Everyone, almost literally everyone, has done their part, large and small. This is my appreciation and it is heartfelt – and it doesn't come with £500.

Jamie Black, Largs.

I AGREE entirely with Alasdair Gibbons's well-made points regarding what is essentially a lack of protocol on the divisibility of resources according to proportionate public need (Letters, December 1). Many must recognise that the latest series of ploys by the SNP Government reeks of everything odious associated with 1950s Communist Russia in keeping people subservient and government-dependent.

I was parking at a supermarket car park yesterday and a tall, blonde, apparently expectant woman emerged from a very new top of the range SUV. I suddenly realised then that not only was I and other taxpayers going to be paying for her period products and her baby box but now we’re also paying for the breakfast and lunch of her children when of school age. Who voted for this? Such assistance should be given only to those who legitimately pay little or no income tax.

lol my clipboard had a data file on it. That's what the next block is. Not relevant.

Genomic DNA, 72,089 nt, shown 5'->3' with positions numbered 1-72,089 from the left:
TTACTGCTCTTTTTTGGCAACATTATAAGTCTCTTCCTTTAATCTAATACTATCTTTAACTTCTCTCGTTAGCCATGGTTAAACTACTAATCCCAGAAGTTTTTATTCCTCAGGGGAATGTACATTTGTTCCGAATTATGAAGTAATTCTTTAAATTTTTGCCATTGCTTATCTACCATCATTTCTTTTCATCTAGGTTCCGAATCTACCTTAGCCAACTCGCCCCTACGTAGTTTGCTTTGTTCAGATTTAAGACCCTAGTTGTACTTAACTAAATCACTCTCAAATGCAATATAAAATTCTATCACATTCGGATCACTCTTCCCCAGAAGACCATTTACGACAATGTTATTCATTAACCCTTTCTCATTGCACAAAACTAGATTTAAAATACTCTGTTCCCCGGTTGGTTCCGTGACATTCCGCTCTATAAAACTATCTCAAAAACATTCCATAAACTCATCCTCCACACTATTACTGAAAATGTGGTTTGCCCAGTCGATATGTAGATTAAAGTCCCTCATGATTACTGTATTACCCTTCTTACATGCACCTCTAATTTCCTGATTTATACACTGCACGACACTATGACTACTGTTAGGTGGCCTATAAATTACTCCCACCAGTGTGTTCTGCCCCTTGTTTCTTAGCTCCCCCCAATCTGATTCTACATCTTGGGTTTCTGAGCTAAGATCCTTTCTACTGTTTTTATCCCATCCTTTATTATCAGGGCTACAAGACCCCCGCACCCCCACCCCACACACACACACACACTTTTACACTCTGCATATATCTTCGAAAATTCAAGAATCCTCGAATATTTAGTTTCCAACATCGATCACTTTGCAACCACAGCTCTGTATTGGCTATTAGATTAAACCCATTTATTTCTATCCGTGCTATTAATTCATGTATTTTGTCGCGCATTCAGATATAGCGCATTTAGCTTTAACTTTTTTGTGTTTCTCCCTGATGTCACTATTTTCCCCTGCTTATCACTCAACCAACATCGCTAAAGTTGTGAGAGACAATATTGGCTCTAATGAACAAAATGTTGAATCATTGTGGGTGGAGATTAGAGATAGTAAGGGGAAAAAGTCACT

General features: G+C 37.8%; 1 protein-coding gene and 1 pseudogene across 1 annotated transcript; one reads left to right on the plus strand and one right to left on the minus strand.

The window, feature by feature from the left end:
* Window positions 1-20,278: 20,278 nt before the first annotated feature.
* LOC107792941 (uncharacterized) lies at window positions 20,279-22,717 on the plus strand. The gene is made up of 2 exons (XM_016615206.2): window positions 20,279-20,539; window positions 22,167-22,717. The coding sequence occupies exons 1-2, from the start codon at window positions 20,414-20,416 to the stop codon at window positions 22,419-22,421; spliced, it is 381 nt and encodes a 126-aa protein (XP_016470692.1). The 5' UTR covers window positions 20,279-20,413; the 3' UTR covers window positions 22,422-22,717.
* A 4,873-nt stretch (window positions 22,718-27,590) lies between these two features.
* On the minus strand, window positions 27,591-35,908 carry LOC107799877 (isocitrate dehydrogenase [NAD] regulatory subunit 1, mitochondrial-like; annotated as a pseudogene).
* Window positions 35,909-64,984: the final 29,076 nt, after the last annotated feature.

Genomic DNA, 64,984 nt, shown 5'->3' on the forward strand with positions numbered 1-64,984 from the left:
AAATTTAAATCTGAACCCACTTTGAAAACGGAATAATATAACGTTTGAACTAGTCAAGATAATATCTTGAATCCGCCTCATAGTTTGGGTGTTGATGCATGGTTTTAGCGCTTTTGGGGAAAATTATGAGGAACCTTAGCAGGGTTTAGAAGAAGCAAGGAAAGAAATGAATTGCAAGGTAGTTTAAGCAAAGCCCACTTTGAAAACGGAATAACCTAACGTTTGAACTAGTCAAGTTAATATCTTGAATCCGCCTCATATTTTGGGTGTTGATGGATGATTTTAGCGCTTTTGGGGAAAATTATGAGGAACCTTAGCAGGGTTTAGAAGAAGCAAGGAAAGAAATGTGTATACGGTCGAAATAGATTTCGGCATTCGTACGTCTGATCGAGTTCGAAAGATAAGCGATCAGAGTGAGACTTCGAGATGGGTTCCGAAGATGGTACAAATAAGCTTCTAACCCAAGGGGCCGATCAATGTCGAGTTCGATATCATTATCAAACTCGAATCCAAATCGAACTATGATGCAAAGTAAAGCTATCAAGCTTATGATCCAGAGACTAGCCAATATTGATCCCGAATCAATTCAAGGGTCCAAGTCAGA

The SNP indyref2 policy has all the hallmarks of a grubby used car salesman offering inducements to buy. If the SNP succeeded in fooling the public into leaving the UK using what I and others must consider to be unsubtle back-handers, I am certain such pay-outs would evaporate early in their independence.

The £500 so-called gift of thanks to our NHS staff must surely be seen by them as offensive to their professionalism. As a profession, doctors and nurses do not constitute a charity. I am certain they do not expect such patronising gratuities, as they have a rich professional identity among themselves. What they have done during the Covid pandemic will not mean they expect a tip under the saucer.

It seems that the SNP, having recognised that it has lost the vote of teachers, now hopes to induce the support of medical staff.